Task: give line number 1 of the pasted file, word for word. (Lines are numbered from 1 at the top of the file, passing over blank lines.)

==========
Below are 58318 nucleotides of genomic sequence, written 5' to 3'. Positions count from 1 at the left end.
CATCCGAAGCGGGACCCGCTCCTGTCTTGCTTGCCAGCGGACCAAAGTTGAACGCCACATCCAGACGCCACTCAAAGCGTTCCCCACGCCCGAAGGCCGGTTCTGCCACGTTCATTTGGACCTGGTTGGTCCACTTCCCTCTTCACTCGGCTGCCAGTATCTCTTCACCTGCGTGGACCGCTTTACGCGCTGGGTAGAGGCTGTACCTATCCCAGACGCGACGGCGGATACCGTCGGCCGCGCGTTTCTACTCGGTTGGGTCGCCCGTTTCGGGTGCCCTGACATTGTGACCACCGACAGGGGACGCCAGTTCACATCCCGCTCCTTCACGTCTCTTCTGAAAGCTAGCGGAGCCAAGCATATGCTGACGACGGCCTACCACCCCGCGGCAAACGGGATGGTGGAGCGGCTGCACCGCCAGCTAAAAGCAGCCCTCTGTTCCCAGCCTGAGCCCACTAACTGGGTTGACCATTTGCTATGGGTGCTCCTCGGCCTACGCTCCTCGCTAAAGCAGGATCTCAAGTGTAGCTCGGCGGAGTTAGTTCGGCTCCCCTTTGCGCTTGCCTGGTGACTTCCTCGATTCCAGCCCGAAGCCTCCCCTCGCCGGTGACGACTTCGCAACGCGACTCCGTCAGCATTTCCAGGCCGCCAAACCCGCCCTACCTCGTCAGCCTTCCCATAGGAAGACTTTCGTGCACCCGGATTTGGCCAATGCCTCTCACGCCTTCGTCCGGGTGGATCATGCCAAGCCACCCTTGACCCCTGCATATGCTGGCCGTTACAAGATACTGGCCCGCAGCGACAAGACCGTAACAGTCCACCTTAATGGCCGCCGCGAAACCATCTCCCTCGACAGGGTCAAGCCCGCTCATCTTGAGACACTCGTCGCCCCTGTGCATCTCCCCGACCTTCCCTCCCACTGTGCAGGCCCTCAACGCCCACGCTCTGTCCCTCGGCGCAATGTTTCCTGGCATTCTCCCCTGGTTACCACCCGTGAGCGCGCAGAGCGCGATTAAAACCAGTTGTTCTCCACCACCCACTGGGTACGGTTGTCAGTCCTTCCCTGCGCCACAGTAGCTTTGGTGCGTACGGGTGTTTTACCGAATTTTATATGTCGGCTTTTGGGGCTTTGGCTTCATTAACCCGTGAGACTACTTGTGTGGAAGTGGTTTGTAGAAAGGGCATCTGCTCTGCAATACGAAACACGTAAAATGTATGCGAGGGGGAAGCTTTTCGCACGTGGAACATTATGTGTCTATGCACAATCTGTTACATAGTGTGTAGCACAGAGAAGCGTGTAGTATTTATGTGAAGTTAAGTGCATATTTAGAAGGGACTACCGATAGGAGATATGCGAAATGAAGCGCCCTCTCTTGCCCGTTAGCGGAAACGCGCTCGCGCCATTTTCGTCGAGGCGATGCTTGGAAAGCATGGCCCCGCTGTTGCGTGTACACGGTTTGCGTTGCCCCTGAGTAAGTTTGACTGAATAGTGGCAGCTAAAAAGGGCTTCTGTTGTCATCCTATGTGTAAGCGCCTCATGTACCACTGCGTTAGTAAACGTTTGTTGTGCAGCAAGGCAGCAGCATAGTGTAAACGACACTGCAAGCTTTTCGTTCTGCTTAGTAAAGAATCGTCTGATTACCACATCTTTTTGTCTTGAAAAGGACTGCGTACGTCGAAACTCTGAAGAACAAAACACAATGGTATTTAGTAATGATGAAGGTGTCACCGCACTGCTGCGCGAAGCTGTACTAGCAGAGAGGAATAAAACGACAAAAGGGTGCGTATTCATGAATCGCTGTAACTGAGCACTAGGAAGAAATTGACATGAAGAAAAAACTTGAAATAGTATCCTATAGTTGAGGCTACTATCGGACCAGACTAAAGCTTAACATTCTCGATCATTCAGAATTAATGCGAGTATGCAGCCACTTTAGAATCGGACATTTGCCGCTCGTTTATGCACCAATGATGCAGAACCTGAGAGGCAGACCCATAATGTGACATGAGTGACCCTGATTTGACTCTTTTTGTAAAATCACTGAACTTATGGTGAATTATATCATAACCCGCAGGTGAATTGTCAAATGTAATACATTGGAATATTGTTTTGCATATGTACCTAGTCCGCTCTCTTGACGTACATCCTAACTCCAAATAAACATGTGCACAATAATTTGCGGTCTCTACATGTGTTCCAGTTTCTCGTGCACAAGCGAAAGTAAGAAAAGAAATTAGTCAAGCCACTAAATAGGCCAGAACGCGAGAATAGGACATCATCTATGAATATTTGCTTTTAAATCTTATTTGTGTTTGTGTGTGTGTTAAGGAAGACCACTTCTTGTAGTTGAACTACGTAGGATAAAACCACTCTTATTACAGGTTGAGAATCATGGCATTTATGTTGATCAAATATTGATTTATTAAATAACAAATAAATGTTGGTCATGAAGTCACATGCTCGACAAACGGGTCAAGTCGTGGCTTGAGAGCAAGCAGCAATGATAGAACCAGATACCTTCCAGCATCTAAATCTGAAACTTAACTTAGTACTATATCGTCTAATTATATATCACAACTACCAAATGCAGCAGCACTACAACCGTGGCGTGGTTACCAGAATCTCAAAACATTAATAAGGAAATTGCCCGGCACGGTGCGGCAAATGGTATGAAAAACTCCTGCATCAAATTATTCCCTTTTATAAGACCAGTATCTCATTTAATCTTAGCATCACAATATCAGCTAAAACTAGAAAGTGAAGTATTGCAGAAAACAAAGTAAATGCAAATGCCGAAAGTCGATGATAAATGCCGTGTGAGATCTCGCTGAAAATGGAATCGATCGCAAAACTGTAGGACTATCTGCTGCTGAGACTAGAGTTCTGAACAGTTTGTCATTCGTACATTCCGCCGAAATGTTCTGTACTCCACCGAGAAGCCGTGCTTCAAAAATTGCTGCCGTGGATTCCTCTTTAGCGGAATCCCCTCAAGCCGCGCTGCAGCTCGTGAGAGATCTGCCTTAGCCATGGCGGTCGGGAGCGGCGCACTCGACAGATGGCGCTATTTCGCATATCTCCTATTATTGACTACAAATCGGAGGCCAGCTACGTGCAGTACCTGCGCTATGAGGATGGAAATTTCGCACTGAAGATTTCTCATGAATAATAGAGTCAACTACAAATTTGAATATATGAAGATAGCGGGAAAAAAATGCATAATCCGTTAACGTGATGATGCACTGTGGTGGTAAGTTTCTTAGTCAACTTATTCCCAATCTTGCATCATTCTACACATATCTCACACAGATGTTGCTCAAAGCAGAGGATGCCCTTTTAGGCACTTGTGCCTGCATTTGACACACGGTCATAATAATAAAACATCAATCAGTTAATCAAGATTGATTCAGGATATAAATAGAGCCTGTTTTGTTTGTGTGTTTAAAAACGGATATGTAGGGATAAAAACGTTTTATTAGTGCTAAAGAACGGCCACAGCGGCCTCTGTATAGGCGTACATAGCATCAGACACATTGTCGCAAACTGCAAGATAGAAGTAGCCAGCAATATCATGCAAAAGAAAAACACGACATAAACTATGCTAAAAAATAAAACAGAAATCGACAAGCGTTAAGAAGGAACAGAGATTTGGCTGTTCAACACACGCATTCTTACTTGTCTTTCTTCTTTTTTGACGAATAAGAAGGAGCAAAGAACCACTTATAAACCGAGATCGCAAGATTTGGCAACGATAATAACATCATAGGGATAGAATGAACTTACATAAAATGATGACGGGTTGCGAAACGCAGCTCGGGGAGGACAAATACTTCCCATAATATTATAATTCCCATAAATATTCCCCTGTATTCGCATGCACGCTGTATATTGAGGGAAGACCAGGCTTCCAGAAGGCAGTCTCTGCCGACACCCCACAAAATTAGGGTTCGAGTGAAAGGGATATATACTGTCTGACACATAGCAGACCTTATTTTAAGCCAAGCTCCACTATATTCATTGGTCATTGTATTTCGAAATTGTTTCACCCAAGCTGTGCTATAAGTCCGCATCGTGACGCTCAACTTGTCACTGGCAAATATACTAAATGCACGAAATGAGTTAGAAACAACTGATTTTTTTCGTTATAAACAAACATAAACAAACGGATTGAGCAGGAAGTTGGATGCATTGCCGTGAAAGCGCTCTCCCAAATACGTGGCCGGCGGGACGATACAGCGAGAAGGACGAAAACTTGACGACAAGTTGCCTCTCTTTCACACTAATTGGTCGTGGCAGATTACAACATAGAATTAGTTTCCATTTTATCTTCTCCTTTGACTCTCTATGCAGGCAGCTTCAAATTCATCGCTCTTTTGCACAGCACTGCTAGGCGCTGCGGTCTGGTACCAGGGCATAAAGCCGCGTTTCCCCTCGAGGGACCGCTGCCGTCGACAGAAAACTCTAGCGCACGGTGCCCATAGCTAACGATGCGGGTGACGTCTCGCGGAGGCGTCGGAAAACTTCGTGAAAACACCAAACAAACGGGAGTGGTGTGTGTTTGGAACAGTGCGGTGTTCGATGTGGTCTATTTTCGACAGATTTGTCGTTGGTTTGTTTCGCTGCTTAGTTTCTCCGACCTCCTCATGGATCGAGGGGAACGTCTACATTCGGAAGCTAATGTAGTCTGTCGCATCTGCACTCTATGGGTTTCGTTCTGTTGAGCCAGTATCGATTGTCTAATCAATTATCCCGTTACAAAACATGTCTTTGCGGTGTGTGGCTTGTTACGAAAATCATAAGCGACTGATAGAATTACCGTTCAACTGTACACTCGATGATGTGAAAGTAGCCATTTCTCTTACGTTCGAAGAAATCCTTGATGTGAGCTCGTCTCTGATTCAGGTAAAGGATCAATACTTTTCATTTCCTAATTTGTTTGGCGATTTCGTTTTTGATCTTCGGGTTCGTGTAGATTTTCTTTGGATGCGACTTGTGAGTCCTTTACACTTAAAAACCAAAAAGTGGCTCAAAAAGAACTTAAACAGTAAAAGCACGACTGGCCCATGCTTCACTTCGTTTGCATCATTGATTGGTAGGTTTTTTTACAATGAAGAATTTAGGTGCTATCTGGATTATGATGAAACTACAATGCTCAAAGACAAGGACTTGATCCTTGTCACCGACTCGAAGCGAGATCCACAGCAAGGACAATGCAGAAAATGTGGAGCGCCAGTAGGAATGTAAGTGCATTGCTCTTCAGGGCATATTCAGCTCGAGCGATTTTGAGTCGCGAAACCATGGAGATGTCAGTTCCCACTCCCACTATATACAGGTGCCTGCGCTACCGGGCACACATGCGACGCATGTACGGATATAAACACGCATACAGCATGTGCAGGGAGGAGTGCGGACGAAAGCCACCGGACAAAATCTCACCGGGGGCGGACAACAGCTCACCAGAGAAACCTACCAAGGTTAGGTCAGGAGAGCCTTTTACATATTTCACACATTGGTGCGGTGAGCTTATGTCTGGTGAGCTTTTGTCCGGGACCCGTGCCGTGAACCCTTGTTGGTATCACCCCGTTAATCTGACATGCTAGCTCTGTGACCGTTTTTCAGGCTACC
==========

Below are 58318 nucleotides of genomic sequence, written 5' to 3'. Positions count from 1 at the left end.